What is the importance of traditional medicine?

Traditional medicine doctors treat patients in a way. They usually seek to combine the mental and social balance of patients according to relationships and social rules. The accessibility of traditional medicine is one of the most important reasons for its popularity in Africa. Holding patients accountable for their own health will improve health outcomes.

Contributing to the diagnosis and making decisions together with their doctors helps patients in their recovery. A patient who is actively involved is a patient who heals faster. Asia has a tradition of taking care of one's own health. That should not be lost in a technology-focused health system.

More than 80% of the world's population has made use of some kind of traditional knowledge in health, as a form of self-care in health. In some countries, 70 per cent of the population uses traditional medicines as a primary health care strategy. Traditional medicine must be officially legalized and be part of Cameroon's official health system. Government must openly and effectively support scientific research on traditional medicine therapies.

Much of the knowledge of biomedicine (medicines, vaccines and biological resources) is based on natural resources that, at the same time, are closely related to traditional knowledge and traditional medicine. Throughout the world, traditional medicine is the mainstay of, or serves as an adjunct to, health care delivery. The high cost of drugs and the increase in drug resistance to common diseases such as malaria, bacterial infections and other sexually transmitted diseases have made the therapeutic approach of traditional alternative medicine an option for the concerted search for new chemical entities (NCE). More recently, the term “new medicine” has been used because it suggests a synthesis of the wisdom of ancient healing traditions, such as classical Chinese medicine and Indian Ayurvedic medicine, and the critical perspective and technology of modern science.

The approach of implementation strategies for the promotion of research, development and practice of traditional medicine in Cameroon is as follows:. Traditional medicine (TM) is the sum total of knowledge, skills and practices based on indigenous theories, beliefs and experiences of different cultures, whether explainable or not, used in the maintenance of health, as well as in the prevention, diagnosis, improvement or treatment of mental illness. The National Strategic Plan for the Development and Integration of Traditional Medicine in Cameroon and other member countries by WHO in general and the African Union in particular endorses the organization's recommendation to enhance traditional medicine. Traditional medicine refers to health practices, approaches, knowledge and beliefs that incorporate drugs based on plants, animals and minerals, spiritual therapies, techniques and manual exercises, applied individually or in combination to treat, diagnose and prevent diseases or maintain well-being.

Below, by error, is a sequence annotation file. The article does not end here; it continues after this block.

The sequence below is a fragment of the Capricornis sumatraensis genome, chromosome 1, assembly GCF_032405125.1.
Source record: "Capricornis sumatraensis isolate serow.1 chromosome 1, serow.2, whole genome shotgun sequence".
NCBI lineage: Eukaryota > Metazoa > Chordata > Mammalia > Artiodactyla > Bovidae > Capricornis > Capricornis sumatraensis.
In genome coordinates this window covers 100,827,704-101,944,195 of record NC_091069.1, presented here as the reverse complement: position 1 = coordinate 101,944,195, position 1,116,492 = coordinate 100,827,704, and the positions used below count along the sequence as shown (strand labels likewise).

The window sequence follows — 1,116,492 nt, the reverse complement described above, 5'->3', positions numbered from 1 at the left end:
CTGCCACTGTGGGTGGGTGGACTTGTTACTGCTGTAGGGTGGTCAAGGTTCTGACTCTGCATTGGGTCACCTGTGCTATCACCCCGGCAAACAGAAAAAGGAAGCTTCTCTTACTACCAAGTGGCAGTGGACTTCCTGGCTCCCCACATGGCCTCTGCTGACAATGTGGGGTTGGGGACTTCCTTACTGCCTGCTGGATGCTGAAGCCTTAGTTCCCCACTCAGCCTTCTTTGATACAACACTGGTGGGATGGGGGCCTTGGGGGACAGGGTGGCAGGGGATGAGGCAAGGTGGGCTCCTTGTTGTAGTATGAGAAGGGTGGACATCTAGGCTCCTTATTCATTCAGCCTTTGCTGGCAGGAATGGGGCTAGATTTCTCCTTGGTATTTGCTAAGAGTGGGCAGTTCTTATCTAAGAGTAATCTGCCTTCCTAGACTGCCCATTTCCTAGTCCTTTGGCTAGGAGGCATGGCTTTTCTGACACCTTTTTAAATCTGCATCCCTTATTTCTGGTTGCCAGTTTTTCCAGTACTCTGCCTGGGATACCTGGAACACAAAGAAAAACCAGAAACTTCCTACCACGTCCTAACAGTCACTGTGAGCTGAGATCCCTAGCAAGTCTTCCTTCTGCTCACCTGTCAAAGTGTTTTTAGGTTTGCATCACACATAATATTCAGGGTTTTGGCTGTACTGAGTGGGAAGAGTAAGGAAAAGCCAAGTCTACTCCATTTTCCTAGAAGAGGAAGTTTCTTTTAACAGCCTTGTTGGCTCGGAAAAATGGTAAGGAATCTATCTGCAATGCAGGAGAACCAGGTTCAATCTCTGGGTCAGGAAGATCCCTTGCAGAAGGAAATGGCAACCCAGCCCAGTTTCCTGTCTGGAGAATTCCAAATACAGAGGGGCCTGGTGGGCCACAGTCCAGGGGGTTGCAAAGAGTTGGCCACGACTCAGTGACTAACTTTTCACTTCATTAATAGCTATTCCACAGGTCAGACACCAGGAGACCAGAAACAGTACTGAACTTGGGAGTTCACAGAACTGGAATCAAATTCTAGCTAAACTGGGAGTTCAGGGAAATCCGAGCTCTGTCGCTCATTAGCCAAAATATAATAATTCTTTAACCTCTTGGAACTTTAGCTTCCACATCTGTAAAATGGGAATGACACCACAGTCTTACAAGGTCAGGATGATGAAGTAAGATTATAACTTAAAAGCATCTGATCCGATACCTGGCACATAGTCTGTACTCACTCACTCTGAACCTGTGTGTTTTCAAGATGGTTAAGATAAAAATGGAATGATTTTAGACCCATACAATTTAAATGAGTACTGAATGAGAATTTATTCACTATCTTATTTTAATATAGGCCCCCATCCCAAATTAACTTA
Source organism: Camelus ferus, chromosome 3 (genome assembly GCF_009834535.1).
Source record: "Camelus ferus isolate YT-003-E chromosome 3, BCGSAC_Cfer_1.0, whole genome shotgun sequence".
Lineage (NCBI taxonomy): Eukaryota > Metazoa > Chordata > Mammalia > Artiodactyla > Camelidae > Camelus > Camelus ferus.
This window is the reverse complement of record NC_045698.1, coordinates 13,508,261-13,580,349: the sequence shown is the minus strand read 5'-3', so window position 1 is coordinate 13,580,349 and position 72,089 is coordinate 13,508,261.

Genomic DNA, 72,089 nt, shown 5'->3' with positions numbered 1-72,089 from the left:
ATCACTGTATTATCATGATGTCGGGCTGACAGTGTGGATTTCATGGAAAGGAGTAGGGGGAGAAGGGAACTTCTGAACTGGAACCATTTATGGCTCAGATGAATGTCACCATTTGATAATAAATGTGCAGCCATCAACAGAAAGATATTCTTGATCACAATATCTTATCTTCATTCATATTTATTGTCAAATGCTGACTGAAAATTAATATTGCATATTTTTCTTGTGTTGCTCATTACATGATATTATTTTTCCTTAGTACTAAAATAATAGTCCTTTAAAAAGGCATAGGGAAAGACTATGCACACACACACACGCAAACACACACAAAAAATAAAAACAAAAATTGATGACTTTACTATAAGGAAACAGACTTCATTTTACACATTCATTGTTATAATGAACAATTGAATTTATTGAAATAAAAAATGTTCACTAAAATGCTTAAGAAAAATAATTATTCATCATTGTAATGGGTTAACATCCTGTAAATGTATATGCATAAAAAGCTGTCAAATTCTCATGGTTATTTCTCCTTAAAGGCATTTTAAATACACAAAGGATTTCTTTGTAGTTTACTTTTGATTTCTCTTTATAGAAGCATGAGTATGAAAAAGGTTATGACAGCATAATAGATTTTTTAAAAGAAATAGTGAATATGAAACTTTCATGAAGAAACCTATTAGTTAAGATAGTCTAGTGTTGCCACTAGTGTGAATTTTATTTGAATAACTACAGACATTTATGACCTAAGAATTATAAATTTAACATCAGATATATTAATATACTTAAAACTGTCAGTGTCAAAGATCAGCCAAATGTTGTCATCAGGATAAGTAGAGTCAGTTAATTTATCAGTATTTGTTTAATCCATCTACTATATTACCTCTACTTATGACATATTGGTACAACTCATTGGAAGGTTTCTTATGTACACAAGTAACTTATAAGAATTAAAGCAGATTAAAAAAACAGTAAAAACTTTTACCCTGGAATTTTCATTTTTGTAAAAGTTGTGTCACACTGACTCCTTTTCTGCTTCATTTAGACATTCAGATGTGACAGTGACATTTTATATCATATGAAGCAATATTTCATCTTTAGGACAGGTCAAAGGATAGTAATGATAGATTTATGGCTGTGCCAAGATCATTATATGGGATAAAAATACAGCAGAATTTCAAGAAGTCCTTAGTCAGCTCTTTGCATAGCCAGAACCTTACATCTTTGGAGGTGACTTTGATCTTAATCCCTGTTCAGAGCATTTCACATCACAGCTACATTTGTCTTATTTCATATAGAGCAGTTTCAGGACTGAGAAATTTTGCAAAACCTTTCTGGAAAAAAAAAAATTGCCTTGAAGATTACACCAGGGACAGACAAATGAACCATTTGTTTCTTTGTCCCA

In light of the benefits of traditional medicine, many Asian, African and South American countries have allowed the development of a dual health care system in which people can choose whether to go to traditional or western clinics. The high prevalence of traditional medicine use in low-income countries has important clinical implications, especially when traditional medicine and conventional treatments are used simultaneously. However, while it is often necessary to adapt legislation and delivery to reflect the needs and traditions of individual countries, a number of themes and issues are common, such as the importance of training professionals, security issues, the need to improve research of both products and practices and the importance of labeling. Traditional medicine, sustainable medicines and ecopharmacognosy contribute to sustainable health.

Professionals known as mid-level doctors continue to dispense traditional and modern, Western-style medicines. Traditional African medicine is a holistic discipline that uses indigenous herbalism combined with some aspects of spirituality; it is deeply rooted in a socio-cultural environment that varies from community to community. . .